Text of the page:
As part of our ever-growing quest to consume less animal products in a bid to save the planet, you’ve probably come across the term flexitarian.
Our first thought was that it was something to do with eating vegetables while touching our toes, but it turns out it has nothing to do with physical flexibility.
So what does this term mean? Can it actually help you save the planet? And should you be doing it? We took a deep-dive into the world of flexitarianism.
Flexitarian essentially means eating a diet that is predominantly plant-based, but allows meat.
It involves making a conscious decision to drastically reduce your meat consumption, but it is much more flexible than veganism or vegetarianism.
Hence the name. Lots of people use the flexitarian diet as a pathway towards a plant-based lifestyle.
It acts as a stop-gap between eating too much meat and becoming a full-on vegan. We can see the appeal.
Veganism is tough. It requires sacrifice, careful decision-making and despite a number of major brands offering more vegan options, your choices are still limited.
Being a flexitarian is less rigid and allows you to make your contribution to helping the planet and eating healthier, while still allowing for the odd, drunken Donner kebab.
But there has been some furore over the growth of flexitarianism.
Some people have claimed that it’s not really a thing, or it’s just a cynical marketing ploy to pander to guilty meat-eaters.
So what’s the answer? Is it legit? And are there any benefits?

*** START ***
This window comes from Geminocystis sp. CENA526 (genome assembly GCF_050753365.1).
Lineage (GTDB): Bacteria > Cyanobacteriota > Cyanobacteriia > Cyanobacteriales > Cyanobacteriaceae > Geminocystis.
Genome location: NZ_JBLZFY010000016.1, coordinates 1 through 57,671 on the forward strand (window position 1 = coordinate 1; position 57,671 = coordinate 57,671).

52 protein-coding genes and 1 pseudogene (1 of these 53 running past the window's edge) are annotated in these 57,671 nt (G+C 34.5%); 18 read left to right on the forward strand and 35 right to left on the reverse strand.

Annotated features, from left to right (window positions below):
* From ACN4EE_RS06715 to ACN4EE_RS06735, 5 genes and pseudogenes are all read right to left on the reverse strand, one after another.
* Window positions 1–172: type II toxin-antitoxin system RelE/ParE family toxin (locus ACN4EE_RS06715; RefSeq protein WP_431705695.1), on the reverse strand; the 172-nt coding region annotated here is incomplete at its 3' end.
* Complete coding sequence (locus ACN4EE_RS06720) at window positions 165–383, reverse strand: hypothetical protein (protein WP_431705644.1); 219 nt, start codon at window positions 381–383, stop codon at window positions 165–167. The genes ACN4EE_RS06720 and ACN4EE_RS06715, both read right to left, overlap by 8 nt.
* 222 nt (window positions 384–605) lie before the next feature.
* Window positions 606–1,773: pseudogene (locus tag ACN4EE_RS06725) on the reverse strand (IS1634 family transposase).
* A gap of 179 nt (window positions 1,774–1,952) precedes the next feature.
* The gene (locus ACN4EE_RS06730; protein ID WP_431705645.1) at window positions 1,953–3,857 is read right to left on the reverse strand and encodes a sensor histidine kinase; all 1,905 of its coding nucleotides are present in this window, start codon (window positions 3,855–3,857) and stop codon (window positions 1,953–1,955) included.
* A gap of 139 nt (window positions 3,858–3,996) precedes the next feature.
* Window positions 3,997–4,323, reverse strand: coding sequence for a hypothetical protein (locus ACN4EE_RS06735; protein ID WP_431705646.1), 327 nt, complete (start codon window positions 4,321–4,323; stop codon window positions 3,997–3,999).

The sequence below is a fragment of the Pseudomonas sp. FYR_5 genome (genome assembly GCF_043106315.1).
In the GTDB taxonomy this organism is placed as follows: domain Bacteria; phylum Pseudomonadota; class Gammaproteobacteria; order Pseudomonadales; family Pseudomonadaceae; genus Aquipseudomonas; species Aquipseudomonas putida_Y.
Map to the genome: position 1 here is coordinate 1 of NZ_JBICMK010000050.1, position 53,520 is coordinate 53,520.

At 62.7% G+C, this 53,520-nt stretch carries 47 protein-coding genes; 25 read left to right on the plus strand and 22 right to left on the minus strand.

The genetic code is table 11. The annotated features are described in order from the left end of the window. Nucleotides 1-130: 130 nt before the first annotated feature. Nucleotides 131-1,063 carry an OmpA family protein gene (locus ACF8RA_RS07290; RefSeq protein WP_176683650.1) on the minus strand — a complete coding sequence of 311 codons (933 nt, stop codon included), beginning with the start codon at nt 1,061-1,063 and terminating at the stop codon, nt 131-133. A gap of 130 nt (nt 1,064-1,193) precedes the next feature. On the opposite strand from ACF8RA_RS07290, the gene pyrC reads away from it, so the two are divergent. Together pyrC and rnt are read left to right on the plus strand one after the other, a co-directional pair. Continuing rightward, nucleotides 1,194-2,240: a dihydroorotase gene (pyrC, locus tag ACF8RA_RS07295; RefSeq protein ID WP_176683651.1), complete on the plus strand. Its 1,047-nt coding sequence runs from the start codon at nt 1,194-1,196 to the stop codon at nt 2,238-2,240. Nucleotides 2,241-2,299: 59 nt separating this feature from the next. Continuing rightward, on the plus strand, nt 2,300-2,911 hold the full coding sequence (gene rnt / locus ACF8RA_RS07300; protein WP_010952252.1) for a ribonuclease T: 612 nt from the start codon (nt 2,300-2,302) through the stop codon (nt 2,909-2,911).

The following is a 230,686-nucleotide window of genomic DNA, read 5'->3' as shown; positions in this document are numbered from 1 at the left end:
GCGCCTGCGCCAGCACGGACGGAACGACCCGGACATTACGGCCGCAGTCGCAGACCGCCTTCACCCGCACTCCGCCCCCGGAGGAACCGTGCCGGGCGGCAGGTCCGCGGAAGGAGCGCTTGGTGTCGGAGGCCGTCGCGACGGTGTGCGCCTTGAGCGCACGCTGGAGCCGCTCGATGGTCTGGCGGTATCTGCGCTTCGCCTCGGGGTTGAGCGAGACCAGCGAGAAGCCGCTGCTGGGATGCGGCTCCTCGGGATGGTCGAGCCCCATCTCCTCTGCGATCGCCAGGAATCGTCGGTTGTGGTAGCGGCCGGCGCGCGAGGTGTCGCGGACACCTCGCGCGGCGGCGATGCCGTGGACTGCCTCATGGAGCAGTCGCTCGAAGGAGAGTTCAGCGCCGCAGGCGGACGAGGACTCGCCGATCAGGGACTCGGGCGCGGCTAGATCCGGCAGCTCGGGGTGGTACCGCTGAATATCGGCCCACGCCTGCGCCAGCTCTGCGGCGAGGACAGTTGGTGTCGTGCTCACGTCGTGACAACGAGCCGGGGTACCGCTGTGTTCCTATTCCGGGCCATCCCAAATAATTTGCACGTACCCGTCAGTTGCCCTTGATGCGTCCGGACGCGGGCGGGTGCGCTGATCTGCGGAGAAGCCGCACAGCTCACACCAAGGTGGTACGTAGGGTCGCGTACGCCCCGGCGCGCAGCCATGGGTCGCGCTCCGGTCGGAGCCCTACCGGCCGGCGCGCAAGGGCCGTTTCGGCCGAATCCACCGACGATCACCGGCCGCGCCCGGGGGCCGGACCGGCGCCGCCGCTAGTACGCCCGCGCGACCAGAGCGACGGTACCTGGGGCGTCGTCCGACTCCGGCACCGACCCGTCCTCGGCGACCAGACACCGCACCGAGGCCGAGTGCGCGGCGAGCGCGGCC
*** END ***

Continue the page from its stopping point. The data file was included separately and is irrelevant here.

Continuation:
Nutritionist Charlotte De Curtis thinks there are.
‘It’s much less strict and often easier to adhere to than a strict vegan diet,’ Charlotte tells Metro.co.uk.
‘And usually there aren’t any strict measures like counting calories or macros.
‘The biggest potential benefit is the fact that a typical Western diet is red meat, dairy, artificially sweetened and processed foods with minimal plants.
‘A flexitarian approach will likely see an increase in micronutrients being consumed (vitamins and minerals), which is a huge benefit for overall health.’
Nutritionist and self-proclaimed flexitarian, Rhiannon Lambert, agrees that there are benefits when you cut down on eating meat – but she thinks that it’s really only processed meat you need to be wary of.
‘In the largest study of diet and disease ever to be undertaken (and still ongoing), it reported in 2013 that processed meat increased the risk of death, while no effect was seen for unprocessed red meat,’ explains Rhiannon.
‘Unprocessed, properly cooked red meat is actually very healthy.
It’s rich with vitamins, minerals, antioxidants and loaded with healthy proteins and fats that have profound effects on our health.’
So if you are looking to reduce you meat intake, Rhiannon suggests that not all meat is created equal – and when it comes to health, eating good-quality meat produce can can be good for you.
However that doesn’t address the argument about meat production and the environment.
Rhiannon thinks that a flexitarian approach could be a simple way to get the best of both worlds.
‘Going flexitarian and eating a more plant-based diet may sound like a major dietary adjustment but the benefits that can be seen are impressive,’ she explains.
‘There are countless studies showing vegetarians and vegans live longer and have a lower risk of some serious diseases than meat eaters. Although, these groups are generally more health conscious than meat eaters anyway.
‘We are all unique and what works for one person may not work for the next. But, once you start eliminating whole food groups, you do run the risk of vitamin and mineral deficiencies.
‘It’s not that restrictive diets such as raw or vegan can’t be followed, it’s just too easy to get them wrong.
It is for this very reason that I didn’t join in on Veganuary, but I do enjoy the odd #MeatFreeMonday, and that’s why I consider myself a flexitarian.’
Recently, Aldi launched flexitarian burgers, which were a combination of meat and beans.
And last year Byron launched a flexitarian burger made of 70% British beef and 30% sautéed mushrooms.
If the trend continues, there might soon be more options for those of us who want to occupy the middle ground between carnivore and vegan.